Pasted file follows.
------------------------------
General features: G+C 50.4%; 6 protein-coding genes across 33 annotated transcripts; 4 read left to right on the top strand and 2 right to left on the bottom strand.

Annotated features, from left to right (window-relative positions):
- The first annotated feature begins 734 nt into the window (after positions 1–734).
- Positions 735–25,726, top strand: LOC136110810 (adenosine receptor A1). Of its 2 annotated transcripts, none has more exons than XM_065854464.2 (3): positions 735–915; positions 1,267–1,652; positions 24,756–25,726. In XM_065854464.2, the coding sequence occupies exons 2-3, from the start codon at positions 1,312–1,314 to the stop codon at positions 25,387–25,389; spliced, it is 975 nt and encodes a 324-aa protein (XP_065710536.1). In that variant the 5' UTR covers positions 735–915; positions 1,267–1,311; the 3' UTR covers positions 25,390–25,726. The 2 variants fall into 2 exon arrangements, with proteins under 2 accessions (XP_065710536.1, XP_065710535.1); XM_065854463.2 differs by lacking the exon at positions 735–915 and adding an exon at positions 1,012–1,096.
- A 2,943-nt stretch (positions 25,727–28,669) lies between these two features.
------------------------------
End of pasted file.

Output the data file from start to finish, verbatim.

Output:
General features: G+C 50.4%; 6 protein-coding genes across 33 annotated transcripts; 4 read left to right on the top strand and 2 right to left on the bottom strand.

Annotated features, from left to right (window-relative positions):
- The first annotated feature begins 734 nt into the window (after positions 1–734).
- Positions 735–25,726, top strand: LOC136110810 (adenosine receptor A1). Of its 2 annotated transcripts, none has more exons than XM_065854464.2 (3): positions 735–915; positions 1,267–1,652; positions 24,756–25,726. In XM_065854464.2, the coding sequence occupies exons 2-3, from the start codon at positions 1,312–1,314 to the stop codon at positions 25,387–25,389; spliced, it is 975 nt and encodes a 324-aa protein (XP_065710536.1). In that variant the 5' UTR covers positions 735–915; positions 1,267–1,311; the 3' UTR covers positions 25,390–25,726. The 2 variants fall into 2 exon arrangements, with proteins under 2 accessions (XP_065710536.1, XP_065710535.1); XM_065854463.2 differs by lacking the exon at positions 735–915 and adding an exon at positions 1,012–1,096.
- A 2,943-nt stretch (positions 25,727–28,669) lies between these two features.